More than half a century has passed since the invasion and subsequent occupation of Czechoslovakia by Warsaw Pact troops. The events of 1968 affected the whole of society, including university life.
The invasion of Czechoslovakia by Warsaw Pact troops in 1968, which followed the events of the Prague Spring and the revival process, had a lasting impact on Czechoslovak society. It left a bitter aftertaste and hopes for reform were violently quashed. The country entered a period of political repression and restrictions on freedom imposed by the then Communist government.
"Let us remember the human victims of the military invasion of Czechoslovakia and sympathise with those who faced the communist dictatorship during the normalisation process. The thwarted revival process associated with the Prague Spring had long-term negative consequences and affected life even at universities," says Petr Sklenička, Rector of CZU.
"The Prague Spring was an island of hope between two phases of communist dictatorship. The invasion of Warsaw Pact troops crushed that hope for twenty long years. Thank you to all the brave people who did not give up in the darkness of normalisation and helped break the regime, which in its horror was comparable to the Nazi regime, by courageously undermining authorities without authority," adds Karla Mráčková, spokesperson of CZU.
During the dark period of normalisation, political censorship and ideological control were enforced at Czech universities, as well as in all institutions in the country. Many teachers, scholars and students who identified with reformist tendencies were forced to leave their positions for political reasons. The period of normalisation also affected the fate of many employees of the then University of Agriculture. It is the events of 1968 and the subsequent normalisation that form an important storyline in Dr Sandra Kreissl's book Agricultural Etudes. Through interviews with witnesses, teachers, scientists, and other workers, she captures their stories, and 1968 features prominently in their narratives. The witnesses describe the conditions at the university during the Prague Spring, the military intervention and the subsequent period of normalisation. Their fates serve as valuable testimony to the contemporary events they faced and the impact of these events on the university environment.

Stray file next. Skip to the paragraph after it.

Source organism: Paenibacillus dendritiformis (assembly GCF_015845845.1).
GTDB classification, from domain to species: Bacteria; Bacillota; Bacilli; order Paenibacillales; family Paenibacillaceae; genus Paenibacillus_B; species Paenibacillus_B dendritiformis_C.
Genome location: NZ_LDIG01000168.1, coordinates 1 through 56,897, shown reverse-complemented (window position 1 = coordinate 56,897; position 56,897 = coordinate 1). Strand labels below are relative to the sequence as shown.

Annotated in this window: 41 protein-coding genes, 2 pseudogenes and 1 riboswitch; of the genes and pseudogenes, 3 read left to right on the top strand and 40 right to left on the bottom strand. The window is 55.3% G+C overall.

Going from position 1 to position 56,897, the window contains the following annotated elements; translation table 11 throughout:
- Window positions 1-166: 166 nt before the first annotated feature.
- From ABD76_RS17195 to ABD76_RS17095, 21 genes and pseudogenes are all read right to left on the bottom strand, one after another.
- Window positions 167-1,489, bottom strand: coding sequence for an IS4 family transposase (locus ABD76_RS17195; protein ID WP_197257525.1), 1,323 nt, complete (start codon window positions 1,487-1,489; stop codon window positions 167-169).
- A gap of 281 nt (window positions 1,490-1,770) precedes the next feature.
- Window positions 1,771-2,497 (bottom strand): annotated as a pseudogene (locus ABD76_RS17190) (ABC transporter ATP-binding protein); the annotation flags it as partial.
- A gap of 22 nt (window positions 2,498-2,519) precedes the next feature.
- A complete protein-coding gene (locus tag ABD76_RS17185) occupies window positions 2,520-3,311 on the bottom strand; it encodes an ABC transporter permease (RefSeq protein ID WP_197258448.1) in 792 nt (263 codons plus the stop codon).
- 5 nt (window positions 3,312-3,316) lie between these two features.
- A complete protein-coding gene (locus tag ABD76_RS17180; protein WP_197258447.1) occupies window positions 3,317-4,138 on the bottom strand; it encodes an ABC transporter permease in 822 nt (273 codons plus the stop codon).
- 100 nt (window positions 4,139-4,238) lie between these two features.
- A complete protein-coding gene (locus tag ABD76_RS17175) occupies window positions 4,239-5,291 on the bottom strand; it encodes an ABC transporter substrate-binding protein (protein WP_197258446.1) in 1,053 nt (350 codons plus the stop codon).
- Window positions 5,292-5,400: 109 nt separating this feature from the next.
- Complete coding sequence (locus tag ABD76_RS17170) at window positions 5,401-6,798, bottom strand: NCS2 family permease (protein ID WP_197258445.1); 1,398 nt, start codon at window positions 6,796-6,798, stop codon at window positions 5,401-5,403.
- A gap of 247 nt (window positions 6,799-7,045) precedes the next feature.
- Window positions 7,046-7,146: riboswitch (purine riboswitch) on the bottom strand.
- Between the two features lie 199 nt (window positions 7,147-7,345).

The invasion and subsequent Soviet occupation had a significant impact on Czechoslovak society, including university research and education. Mass purges affected countless intellectuals and academics who were perceived as a threat to the communist regime. Some were dismissed from their jobs, others emigrated abroad, and still others were forced to accept the conditions of the normalisation regime. This situation had a negative impact on the quality of teaching and research at Czech universities. Many talented and capable scientists left the country, resulting in a loss of professional expertise and a reduction in the opportunities to receive a quality education.
The situation began to ease with the advent of perestroika and glasnost in the Soviet Union and the subsequent collapse of communist regimes in Eastern Europe in the late 1980s. After the Velvet Revolution in 1989, democratisation and reforms in the university system allowed many former scientists and teachers to return. They were rehabilitated, e.g., habilitations were recognised, and the way was paved for the revival of education and research in Czech universities.